When Google Books launched more than a decade ago the idea that a tech company could scan millions of books to permanently store in their database without paying royalties would’ve been a good laugh. And yet, with yesterday’s Supreme Court action, Google Books’ victory was the expected—and widely supported—outcome.
We have been following and reporting on the Facebook and Shutterfly biometrics cases in Illinois and California.
As we have previously written about, there are several ongoing biometric privacy-related lawsuits alleging that facial recognition-based systems of photo tagging violate the Illinois Biometric Information Privacy Act (BIPA).
It’s not exactly like they’ve been the most productive branch of government lately. But autonomous car manufacturers have no time to waste.
A recent letter sent to Google from a US Senator expressed concern about the “extent to which Google may be collecting K-12 students’ personal data and using that information for non-educational purposes without parents’ knowledge or consent.”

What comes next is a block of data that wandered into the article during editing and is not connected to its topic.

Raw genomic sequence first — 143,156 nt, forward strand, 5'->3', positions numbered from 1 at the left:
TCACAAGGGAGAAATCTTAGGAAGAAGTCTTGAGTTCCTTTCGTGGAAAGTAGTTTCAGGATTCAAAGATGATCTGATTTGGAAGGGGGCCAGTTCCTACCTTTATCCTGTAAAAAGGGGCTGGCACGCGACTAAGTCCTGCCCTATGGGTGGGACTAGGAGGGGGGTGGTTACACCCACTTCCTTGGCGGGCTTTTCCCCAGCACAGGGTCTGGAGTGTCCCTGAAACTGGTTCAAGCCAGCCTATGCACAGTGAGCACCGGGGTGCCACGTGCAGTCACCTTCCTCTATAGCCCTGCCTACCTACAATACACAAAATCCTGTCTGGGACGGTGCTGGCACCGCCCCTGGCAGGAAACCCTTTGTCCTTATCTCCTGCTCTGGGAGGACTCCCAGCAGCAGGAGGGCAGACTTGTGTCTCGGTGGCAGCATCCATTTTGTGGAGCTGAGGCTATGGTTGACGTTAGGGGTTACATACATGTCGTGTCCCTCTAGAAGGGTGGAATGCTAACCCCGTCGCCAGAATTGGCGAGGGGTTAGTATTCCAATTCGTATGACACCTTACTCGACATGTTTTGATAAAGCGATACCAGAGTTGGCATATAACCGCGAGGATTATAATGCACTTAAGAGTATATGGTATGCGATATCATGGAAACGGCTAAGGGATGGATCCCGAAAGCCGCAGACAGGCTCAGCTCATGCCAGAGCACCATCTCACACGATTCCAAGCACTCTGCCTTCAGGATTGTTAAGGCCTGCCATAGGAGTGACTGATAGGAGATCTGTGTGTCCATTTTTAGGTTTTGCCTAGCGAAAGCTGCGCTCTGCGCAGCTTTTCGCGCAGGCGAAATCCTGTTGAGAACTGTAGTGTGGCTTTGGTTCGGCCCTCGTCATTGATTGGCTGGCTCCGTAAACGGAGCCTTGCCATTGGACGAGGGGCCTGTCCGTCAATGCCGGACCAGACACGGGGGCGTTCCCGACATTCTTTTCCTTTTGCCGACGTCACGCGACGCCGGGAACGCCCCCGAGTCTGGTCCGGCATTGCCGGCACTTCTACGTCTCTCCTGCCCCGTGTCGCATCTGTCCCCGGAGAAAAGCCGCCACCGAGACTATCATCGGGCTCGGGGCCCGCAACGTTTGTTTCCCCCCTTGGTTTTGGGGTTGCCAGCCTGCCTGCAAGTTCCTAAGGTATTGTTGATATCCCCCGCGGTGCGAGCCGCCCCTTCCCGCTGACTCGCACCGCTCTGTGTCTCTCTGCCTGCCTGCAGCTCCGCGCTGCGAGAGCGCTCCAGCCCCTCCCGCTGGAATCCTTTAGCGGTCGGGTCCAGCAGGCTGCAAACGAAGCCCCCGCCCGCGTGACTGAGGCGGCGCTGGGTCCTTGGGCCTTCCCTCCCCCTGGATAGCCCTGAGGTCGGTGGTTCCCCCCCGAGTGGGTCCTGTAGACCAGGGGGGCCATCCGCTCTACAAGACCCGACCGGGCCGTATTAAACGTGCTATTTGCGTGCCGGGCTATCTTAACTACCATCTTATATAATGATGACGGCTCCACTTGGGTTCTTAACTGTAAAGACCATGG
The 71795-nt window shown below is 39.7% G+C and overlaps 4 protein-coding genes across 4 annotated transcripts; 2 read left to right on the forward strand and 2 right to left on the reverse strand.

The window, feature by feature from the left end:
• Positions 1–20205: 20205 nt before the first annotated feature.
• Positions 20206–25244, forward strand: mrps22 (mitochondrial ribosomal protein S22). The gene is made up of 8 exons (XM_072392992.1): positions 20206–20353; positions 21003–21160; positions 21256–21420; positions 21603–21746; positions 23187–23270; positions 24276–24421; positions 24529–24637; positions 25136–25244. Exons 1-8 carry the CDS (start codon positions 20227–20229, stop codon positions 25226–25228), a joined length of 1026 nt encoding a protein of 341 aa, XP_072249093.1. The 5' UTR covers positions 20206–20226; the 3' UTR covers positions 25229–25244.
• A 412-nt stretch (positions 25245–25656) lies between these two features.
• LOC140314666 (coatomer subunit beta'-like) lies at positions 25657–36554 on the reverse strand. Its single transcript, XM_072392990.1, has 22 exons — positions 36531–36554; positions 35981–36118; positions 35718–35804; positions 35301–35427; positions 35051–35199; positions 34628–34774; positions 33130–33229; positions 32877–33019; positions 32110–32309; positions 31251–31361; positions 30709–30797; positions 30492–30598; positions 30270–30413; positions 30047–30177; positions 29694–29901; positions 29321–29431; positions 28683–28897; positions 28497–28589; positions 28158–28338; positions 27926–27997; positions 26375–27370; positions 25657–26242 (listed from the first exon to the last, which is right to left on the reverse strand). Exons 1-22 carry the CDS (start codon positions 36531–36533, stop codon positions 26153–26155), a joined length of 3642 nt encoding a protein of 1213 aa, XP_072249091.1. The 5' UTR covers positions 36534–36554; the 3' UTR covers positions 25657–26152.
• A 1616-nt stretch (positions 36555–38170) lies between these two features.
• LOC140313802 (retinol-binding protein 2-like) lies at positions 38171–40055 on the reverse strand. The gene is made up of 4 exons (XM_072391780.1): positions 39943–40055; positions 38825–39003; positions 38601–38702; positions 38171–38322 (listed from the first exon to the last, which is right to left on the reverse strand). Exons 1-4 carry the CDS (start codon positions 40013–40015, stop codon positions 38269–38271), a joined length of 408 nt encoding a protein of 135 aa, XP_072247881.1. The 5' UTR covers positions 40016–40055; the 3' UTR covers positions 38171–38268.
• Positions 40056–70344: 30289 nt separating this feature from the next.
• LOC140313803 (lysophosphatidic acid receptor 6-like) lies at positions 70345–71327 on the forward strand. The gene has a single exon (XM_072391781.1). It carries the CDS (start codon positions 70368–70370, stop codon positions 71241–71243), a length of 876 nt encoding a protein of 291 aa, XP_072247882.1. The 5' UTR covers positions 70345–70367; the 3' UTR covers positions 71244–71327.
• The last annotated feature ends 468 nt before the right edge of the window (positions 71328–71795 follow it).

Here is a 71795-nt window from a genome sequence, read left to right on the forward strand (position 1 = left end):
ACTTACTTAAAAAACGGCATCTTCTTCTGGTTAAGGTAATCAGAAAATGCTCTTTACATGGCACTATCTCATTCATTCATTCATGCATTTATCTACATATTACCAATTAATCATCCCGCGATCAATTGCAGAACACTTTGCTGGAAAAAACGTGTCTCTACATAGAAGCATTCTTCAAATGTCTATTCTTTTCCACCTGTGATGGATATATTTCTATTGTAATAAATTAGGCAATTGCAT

This isn’t necessarily new news, but I thought it deserved a post regardless.
The Digital Millennium Copyright Act creates a liability “safe harbor” for online service providers that post content that may be protected by copyright.
In re: Google Inc. Cookie Placement Consumer Privacy Litigation, involves 24 consolidated lawsuits that were initially brought against several internet advertisers alleging violations of various state and federal privacy statutes, including the Computer Fraud and Abuse Act, the Wiretap Act and the Electronic Communications Privacy Act.
Last week, the U.S. Court of Appeals for the Third Circuit revived several privacy claims against Google pertaining to the Internet company’s practice of side-stepping “cookie blockers” on Microsoft’s Internet Explorer and Apple’s Safari browsers.